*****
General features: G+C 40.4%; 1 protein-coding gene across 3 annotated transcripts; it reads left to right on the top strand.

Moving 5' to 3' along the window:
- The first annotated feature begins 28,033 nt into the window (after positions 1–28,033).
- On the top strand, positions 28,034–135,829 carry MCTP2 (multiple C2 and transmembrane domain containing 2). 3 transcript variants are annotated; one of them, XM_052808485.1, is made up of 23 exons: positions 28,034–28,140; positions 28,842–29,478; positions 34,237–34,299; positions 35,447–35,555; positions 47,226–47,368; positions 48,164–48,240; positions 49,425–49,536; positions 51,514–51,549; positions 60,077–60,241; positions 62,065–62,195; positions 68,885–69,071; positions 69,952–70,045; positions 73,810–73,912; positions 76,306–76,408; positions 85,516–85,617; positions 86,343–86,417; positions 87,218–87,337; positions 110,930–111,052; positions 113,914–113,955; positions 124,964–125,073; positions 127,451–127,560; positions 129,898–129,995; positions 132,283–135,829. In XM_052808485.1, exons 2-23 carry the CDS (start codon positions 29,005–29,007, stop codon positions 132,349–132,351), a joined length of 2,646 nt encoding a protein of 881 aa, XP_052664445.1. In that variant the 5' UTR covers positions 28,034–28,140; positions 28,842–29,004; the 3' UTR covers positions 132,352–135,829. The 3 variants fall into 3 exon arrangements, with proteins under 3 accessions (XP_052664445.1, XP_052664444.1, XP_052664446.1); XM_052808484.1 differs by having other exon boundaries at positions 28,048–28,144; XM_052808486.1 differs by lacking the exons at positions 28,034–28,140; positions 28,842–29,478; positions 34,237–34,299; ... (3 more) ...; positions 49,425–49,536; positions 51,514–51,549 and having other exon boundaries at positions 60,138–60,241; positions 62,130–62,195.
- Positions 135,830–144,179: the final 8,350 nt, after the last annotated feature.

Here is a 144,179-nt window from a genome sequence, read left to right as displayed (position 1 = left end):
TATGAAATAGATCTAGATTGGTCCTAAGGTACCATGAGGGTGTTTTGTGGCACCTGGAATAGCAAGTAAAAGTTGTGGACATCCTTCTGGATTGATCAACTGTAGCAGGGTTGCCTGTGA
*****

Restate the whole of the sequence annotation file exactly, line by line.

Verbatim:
General features: G+C 40.4%; 1 protein-coding gene across 3 annotated transcripts; it reads left to right on the top strand.

Moving 5' to 3' along the window:
- The first annotated feature begins 28,033 nt into the window (after positions 1–28,033).
- On the top strand, positions 28,034–135,829 carry MCTP2 (multiple C2 and transmembrane domain containing 2). 3 transcript variants are annotated; one of them, XM_052808485.1, is made up of 23 exons: positions 28,034–28,140; positions 28,842–29,478; positions 34,237–34,299; positions 35,447–35,555; positions 47,226–47,368; positions 48,164–48,240; positions 49,425–49,536; positions 51,514–51,549; positions 60,077–60,241; positions 62,065–62,195; positions 68,885–69,071; positions 69,952–70,045; positions 73,810–73,912; positions 76,306–76,408; positions 85,516–85,617; positions 86,343–86,417; positions 87,218–87,337; positions 110,930–111,052; positions 113,914–113,955; positions 124,964–125,073; positions 127,451–127,560; positions 129,898–129,995; positions 132,283–135,829. In XM_052808485.1, exons 2-23 carry the CDS (start codon positions 29,005–29,007, stop codon positions 132,349–132,351), a joined length of 2,646 nt encoding a protein of 881 aa, XP_052664445.1. In that variant the 5' UTR covers positions 28,034–28,140; positions 28,842–29,004; the 3' UTR covers positions 132,352–135,829. The 3 variants fall into 3 exon arrangements, with proteins under 3 accessions (XP_052664445.1, XP_052664444.1, XP_052664446.1); XM_052808484.1 differs by having other exon boundaries at positions 28,048–28,144; XM_052808486.1 differs by lacking the exons at positions 28,034–28,140; positions 28,842–29,478; positions 34,237–34,299; ... (3 more) ...; positions 49,425–49,536; positions 51,514–51,549 and having other exon boundaries at positions 60,138–60,241; positions 62,130–62,195.
- Positions 135,830–144,179: the final 8,350 nt, after the last annotated feature.

Here is a 144,179-nt window from a genome sequence, read left to right as displayed (position 1 = left end):
TATGAAATAGATCTAGATTGGTCCTAAGGTACCATGAGGGTGTTTTGTGGCACCTGGAATAGCAAGTAAAAGTTGTGGACATCCTTCTGGATTGATCAACTGTAGCAGGGTTGCCTGTGA